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The Future of Global Supply Chains: Workshop Report

by Shannon K. O'Neil
Shipping containers sit at the ports of Los Angeles and Long Beach, California in this aerial photo taken February 6, 2015 (Reuters/Bob Riha, Jr.) Shipping containers sit at the ports of Los Angeles and Long Beach, California in this aerial photo taken February 6, 2015 (Reuters/Bob Riha, Jr.)

Commerce has fundamentally changed over the past thirty years. Intermediate goods—or parts of products traded through global supply chains—now account for 70 percent of all trade. The Civil Society, Markets, and Democracy program hosted a workshop in May to explore the evolution of global supply chains, the risks they face, and how U.S. policies help or hinder the country’s competitiveness. The workshop included current and former government officials, supply chain experts, corporate representatives, and finance specialists.

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This Week in Markets and Democracy: Foreign Aid Bill Passes, New TIP Report Released, UK Bribery Act Turns Five

by Shannon K. O'Neil
U.S. Secretary of State John Kerry holds a copy of the 2016 Trafficking in Persons (TIP) report during the TIP Heroes Ceremony at the State Department in Washington, June 30, 2016 (Reuters/Kevin Lamarque). U.S. Secretary of State John Kerry holds a copy of the 2016 Trafficking in Persons (TIP) report during the TIP Heroes Ceremony at the State Department in Washington, June 30, 2016 (Reuters/Kevin Lamarque).

Now You Can Find out What Happens to U.S. Aid
In a bipartisan vote, Congress passed legislation to require U.S. agencies—the U.S. Agency for International Development and U.S. State Department among them—to measure the success (or failure) of billions spent on development and economic assistance programs—and share the findings on foreignassistance.gov. Once signed into law the Foreign Aid Transparency and Accountability Act will also make public program budgets by country, showing where and how U.S. money is spent. Notably exempt is security assistance, leaving details about how the United States funds, trains, and equips foreign militaries still opaque.

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This Week in Markets and Democracy: U.S. Corruption Ruling, China’s Antigraft Drive, Panama Canal Expands

by Shannon K. O'Neil
Former Virginia Governor Bob McDonnell is trailed by reporters as he departs after his appeal of his 2014 corruption conviction was heard at the U.S. Supreme Court in Washington, U.S. April 27, 2016. The U.S. Supreme Court on June 27, 2016 threw out McDonnell's corruption convictions in a ruling that could hem in federal prosecutors as they go after bribery charges against other politicians (Reuters/Jonathan Ernst). Former Virginia Governor Bob McDonnell is trailed by reporters as he departs after his appeal of his 2014 corruption conviction was heard at the U.S. Supreme Court in Washington, U.S. April 27, 2016. The U.S. Supreme Court on June 27, 2016 threw out McDonnell's corruption convictions in a ruling that could hem in federal prosecutors as they go after bribery charges against other politicians (Reuters/Jonathan Ernst).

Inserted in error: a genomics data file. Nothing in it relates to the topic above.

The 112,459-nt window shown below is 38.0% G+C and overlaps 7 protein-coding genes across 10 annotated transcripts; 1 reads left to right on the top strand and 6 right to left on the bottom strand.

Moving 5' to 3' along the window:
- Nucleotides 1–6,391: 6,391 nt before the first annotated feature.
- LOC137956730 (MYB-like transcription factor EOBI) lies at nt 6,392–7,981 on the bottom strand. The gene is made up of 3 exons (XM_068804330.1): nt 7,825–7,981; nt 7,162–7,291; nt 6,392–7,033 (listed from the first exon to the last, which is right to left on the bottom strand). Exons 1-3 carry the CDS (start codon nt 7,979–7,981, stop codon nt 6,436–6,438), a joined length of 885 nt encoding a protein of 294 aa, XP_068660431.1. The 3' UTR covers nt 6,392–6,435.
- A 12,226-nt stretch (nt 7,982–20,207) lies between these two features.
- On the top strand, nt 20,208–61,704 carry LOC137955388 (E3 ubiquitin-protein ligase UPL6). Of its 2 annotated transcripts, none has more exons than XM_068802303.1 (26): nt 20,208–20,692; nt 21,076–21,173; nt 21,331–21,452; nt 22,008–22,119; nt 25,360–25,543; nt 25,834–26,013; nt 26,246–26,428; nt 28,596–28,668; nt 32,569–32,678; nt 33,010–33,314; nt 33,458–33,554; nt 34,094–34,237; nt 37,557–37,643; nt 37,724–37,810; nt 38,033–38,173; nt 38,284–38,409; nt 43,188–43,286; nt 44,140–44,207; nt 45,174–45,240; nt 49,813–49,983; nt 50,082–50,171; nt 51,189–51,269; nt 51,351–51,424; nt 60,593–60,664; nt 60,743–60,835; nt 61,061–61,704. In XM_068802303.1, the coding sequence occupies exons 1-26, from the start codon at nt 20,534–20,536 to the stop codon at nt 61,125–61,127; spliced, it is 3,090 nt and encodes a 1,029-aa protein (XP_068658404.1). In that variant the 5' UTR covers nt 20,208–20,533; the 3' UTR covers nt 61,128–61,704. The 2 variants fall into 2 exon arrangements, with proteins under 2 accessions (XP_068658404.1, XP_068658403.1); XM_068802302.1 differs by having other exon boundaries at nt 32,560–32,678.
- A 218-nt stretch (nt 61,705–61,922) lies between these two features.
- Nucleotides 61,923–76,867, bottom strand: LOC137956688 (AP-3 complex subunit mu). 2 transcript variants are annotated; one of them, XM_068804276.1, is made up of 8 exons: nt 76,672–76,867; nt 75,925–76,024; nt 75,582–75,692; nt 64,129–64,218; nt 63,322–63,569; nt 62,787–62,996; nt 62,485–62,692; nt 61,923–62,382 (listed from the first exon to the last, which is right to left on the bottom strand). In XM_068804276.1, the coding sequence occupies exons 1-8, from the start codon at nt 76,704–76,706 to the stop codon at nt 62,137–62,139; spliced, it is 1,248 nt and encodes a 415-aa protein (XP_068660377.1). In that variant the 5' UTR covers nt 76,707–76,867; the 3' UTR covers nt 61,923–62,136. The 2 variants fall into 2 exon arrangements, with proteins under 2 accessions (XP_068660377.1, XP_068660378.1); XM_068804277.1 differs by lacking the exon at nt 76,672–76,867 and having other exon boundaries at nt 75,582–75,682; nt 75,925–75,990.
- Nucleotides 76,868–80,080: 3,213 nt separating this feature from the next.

Supreme Court Rules on Corruption
The U.S. Supreme Court overturned former Virginia Governor Bob McDonnell’s bribery conviction for accepting over $175,000 worth of gifts and loans—including a Rolex watch, designer clothes, and luxury getaways—allegedly in return for favorable business treatment. The court said this did not count as an “official act” of bribery under U.S. law, raising the bar for federal prosecutions of public sector corruption. States can help fill the gap, as Virginia did in the wake of the scandal, setting a straightforward $100 annual cap on gifts from lobbyists and other individuals or businesses angling for government deals or support. Other states ban or set strict gift limits. In Florida, lobbyists (or those who hire them) cannot give more than a flower arrangement; in California, officials cannot accept anything valued over $250. Several states prohibit gifts with “intent to influence”—a hard case to prove. Check out your jurisdiction here.

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Five Questions with Geraldine Knatz: The Panama Canal Expansion and the Evolution of Global Trade

by Guest Blogger for Shannon K. O'Neil
People wave at a Chinese COSCO container vessel, as it arrives to Cocoli locks after crossing the Panama Canal to the Pacific side, during its first ceremonial transit of the new Panama Canal expansion project in Cocoli on the outskirts of Panama City, Panama June 26, 2016 (Reuters/Carlos Jasso). People wave at a Chinese COSCO container vessel, as it arrives to Cocoli locks after crossing the Panama Canal to the Pacific side, during its first ceremonial transit of the new Panama Canal expansion project in Cocoli on the outskirts of Panama City, Panama June 26, 2016 (Reuters/Carlos Jasso).